(b) causing said controller to activate said signal generator to generate the melody associated with said determined range.
11. The method of claim 9, wherein said step of sensing movements of the brush includes:
(a) calculating a score for each brushing corresponding to said output signal corresponding to said movements; and
(b) when said score is greater than a pre-determined threshold score, increasing a counter for Good Score Days by one.
12. The method of claim 11, further comprising the steps of:
(a) counting scores above said threshold score until said counter for Good Score Days reaches a predetermined number of scores and providing a success output signal to said controller;
(b) activating said signal generator to generate a special audible success signal in response to each first movement of the brush after said controller receives said success output signal.
The present invention relates to brushes which encourage and reward brushing in the proper direction and at the proper rhythm. Since this is particularly applicable to toothbrushing, the present invention will be described hereinbelow with reference to a toothbrush. However, it will be appreciated that the invention is also applicable to hair brushes and other devices requiring movements of a certain speed, force or duration wherein encouragement or reward during brushing is desirable.
This goal is accomplished by mounting in the brush a motion sensor which provides output signals corresponding to the rhythm of motion of the brush, preferably in a defined direction. The output signals are received by a controller, which activates a signal generator to play one of a number of melodies, depending on the detected rate of motion or the duration of motion. It will be appreciated that the signal generator in the brush is thus turned on and off without any external switch. Preferably, the controller also records the number of and time interval between correct brushings and, when a certain threshold is passed, an additional special success signal is generated when the brush is first moved.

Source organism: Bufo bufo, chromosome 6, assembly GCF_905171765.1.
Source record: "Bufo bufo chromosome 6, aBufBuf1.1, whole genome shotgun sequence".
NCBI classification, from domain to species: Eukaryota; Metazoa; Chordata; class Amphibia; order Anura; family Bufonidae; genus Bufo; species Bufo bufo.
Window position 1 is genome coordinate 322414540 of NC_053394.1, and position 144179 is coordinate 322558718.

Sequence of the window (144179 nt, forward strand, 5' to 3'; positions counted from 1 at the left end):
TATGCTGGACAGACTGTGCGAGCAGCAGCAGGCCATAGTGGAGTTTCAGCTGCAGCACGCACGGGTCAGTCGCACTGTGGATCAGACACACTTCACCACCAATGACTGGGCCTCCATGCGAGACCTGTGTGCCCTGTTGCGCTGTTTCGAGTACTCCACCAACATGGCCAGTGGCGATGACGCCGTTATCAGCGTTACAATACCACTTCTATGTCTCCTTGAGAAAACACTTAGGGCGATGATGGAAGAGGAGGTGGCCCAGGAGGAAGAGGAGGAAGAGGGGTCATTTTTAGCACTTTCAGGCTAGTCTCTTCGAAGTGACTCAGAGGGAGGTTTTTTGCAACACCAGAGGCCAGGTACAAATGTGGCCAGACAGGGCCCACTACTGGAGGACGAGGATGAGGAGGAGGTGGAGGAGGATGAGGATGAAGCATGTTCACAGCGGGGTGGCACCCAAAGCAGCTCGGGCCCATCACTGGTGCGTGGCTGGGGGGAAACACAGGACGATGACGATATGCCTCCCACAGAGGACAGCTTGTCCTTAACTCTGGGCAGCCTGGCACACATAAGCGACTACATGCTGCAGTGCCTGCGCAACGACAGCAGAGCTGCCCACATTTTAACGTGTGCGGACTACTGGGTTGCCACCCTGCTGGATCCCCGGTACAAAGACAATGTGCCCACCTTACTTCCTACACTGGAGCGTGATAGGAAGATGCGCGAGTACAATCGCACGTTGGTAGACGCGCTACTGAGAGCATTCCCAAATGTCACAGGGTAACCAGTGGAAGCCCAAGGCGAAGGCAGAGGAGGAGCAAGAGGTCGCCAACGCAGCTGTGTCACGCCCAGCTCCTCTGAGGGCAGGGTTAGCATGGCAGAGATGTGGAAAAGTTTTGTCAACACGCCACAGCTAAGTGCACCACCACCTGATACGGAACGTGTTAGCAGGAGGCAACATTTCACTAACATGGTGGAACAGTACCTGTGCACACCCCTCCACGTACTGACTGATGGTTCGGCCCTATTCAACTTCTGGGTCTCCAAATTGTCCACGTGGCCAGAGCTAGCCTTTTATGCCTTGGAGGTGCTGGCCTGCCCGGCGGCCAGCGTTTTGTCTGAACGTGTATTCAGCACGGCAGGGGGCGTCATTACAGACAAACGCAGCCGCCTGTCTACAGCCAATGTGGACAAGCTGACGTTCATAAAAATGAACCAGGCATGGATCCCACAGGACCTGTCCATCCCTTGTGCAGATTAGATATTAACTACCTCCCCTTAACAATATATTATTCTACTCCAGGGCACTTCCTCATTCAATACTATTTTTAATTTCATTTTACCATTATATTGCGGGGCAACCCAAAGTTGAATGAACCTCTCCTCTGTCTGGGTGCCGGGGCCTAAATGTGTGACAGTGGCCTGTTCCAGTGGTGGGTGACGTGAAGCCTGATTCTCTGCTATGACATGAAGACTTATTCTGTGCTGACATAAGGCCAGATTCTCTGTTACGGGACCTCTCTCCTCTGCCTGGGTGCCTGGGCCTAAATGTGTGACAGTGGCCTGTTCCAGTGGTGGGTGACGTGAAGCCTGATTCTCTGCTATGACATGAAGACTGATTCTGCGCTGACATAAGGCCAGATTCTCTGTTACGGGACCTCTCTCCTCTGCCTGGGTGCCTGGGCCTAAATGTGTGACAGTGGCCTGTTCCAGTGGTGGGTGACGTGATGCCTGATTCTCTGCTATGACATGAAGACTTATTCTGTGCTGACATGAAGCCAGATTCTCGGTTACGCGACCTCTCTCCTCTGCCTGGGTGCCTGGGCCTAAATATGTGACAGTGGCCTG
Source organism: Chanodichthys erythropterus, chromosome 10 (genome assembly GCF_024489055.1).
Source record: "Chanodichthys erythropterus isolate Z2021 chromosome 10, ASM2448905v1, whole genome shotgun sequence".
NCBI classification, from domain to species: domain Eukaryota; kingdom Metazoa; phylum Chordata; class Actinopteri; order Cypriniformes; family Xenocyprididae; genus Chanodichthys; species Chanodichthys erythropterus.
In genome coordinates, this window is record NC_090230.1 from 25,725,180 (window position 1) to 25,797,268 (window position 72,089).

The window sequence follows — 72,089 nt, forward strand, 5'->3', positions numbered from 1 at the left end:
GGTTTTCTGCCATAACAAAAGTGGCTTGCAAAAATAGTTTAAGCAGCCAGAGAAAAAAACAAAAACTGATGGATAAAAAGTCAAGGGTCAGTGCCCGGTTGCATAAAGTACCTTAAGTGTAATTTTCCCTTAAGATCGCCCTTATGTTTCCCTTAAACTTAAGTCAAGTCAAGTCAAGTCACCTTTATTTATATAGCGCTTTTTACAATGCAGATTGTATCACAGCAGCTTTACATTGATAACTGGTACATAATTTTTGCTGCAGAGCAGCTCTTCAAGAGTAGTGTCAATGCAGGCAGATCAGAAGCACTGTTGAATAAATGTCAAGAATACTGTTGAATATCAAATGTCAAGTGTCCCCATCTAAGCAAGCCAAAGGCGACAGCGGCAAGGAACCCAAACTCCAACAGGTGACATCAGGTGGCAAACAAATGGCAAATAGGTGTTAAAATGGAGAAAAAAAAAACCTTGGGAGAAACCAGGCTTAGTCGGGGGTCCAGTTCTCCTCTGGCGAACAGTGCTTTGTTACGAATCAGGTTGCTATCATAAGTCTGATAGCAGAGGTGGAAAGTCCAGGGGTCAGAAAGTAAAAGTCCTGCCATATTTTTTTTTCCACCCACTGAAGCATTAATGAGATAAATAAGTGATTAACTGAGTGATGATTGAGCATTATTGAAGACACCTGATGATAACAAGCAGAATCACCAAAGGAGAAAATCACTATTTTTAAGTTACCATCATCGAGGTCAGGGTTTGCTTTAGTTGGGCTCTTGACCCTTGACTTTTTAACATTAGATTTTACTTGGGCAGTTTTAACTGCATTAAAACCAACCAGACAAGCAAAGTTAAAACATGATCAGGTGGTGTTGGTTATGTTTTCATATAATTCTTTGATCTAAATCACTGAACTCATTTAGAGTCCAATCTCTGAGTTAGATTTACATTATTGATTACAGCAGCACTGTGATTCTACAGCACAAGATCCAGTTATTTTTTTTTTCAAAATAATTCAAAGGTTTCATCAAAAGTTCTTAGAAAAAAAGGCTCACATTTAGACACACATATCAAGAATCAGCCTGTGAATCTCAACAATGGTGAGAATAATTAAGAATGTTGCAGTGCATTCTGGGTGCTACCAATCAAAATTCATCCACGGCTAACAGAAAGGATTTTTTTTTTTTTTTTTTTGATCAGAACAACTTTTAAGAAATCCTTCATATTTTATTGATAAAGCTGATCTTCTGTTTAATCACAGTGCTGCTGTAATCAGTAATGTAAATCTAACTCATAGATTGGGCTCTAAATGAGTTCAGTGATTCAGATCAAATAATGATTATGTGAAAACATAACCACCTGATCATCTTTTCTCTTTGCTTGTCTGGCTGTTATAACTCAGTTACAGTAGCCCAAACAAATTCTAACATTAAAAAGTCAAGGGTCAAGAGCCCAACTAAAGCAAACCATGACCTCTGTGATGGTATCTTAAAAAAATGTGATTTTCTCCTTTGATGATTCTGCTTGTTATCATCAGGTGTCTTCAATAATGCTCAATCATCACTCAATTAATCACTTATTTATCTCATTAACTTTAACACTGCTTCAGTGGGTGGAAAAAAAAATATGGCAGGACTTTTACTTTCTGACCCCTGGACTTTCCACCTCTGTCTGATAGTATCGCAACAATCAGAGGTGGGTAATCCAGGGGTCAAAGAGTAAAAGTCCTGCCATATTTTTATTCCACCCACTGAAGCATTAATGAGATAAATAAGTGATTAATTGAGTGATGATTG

Referring now to FIG. 1, there is shown in plan view a toothbrush 10 constructed and operative in accordance with one embodiment of the present invention. In this embodiment, the toothbrush is shaped like a guitar. The various additional elements of the device are mounted inside the handle, in the guitar body, as described below.
With reference to FIGS. 2 and 3 there are shown respective rear and side sectional views of the handle 12 of toothbrush 10 of FIG. 1. Inside handle 12 is mounted a tilt or motion sensor 14. Motion sensor 14 may be any sensor of suitable size which is operative to provide an output signal corresponding to the rhythm and force of movement of the brush. According to the illustrated preferred embodiment, motion sensor 14 includes a spring 16 which serves as a switch in an electric circuit 20, shown in FIG. 4. Spring 16 may be, for example, a 20 mm spring of 2.5 mm diameter. Spring 16 acts as a pendulum, closing the circuit 20 each time the brush is moved with a force above a predetermined threshold.
Electric circuit 20 also includes an energy source 18. Energy source 18 is typically a 3V battery, and is shown here as two standard 1.5V alkaline button cells (24 ma/Hr). As can be seen best in FIG. 3, energy source 18 is retained inside handle 12 by means of a stop element 22, which also serves to limit the motion of spring 16 to prevent it from breaking.